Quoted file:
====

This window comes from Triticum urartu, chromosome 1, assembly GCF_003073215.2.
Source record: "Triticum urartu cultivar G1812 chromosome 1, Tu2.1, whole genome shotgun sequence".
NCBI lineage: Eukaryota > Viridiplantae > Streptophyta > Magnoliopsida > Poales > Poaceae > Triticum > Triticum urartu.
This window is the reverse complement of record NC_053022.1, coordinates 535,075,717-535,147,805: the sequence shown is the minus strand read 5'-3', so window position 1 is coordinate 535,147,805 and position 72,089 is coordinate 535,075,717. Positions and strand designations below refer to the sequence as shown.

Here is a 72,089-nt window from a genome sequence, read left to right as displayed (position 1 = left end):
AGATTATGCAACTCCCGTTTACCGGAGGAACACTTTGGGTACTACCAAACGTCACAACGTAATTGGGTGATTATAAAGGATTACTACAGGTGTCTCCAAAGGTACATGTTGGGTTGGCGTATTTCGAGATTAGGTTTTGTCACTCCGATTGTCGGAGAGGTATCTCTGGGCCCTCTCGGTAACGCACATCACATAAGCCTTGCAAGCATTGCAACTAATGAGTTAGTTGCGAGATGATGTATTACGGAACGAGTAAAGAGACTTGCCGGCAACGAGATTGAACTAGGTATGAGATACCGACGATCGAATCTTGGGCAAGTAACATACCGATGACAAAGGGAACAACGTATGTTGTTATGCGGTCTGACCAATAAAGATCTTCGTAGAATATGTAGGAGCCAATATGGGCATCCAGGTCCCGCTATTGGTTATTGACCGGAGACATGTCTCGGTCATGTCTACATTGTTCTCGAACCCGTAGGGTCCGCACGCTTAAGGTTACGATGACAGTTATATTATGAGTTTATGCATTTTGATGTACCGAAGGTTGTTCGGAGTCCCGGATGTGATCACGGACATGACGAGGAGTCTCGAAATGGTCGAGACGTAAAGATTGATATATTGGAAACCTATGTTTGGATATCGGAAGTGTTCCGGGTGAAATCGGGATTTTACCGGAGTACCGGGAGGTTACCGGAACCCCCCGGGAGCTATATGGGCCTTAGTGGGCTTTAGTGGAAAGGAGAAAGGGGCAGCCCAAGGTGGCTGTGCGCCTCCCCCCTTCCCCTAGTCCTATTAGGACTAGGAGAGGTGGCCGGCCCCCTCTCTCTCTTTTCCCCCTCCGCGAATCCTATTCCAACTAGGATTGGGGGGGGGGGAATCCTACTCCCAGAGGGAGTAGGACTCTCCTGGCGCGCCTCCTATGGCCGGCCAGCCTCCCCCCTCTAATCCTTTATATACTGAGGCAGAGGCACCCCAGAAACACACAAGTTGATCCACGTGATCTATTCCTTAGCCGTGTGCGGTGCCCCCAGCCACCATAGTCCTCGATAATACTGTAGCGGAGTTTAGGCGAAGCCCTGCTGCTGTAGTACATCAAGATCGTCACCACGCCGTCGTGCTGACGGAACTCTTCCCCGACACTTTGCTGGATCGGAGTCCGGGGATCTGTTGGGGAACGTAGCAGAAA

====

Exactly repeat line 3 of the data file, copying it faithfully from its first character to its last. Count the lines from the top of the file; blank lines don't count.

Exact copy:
NCBI lineage: Eukaryota > Viridiplantae > Streptophyta > Magnoliopsida > Poales > Poaceae > Triticum > Triticum urartu.